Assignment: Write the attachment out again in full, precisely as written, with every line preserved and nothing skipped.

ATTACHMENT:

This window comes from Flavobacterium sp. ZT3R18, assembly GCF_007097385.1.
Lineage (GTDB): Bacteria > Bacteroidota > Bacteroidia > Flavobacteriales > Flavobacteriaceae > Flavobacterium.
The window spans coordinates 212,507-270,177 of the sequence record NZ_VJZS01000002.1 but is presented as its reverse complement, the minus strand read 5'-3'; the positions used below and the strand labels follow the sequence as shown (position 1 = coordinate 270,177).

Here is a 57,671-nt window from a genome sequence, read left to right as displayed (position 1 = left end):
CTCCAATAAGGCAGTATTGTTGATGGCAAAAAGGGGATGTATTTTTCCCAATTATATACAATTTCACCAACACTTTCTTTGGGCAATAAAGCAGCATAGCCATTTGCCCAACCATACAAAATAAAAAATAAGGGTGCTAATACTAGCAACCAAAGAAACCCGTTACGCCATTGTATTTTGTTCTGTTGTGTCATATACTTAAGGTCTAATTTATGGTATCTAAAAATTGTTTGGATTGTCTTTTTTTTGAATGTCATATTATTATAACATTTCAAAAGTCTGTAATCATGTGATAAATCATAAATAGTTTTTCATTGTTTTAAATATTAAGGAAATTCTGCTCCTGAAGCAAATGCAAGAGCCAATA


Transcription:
This window comes from Flavobacterium sp. ZT3R18, assembly GCF_007097385.1.
Lineage (GTDB): Bacteria > Bacteroidota > Bacteroidia > Flavobacteriales > Flavobacteriaceae > Flavobacterium.
The window spans coordinates 212,507-270,177 of the sequence record NZ_VJZS01000002.1 but is presented as its reverse complement, the minus strand read 5'-3'; the positions used below and the strand labels follow the sequence as shown (position 1 = coordinate 270,177).

Here is a 57,671-nt window from a genome sequence, read left to right as displayed (position 1 = left end):
CTCCAATAAGGCAGTATTGTTGATGGCAAAAAGGGGATGTATTTTTCCCAATTATATACAATTTCACCAACACTTTCTTTGGGCAATAAAGCAGCATAGCCATTTGCCCAACCATACAAAATAAAAAATAAGGGTGCTAATACTAGCAACCAAAGAAACCCGTTACGCCATTGTATTTTGTTCTGTTGTGTCATATACTTAAGGTCTAATTTATGGTATCTAAAAATTGTTTGGATTGTCTTTTTTTTGAATGTCATATTATTATAACATTTCAAAAGTCTGTAATCATGTGATAAATCATAAATAGTTTTTCATTGTTTTAAATATTAAGGAAATTCTGCTCCTGAAGCAAATGCAAGAGCCAATA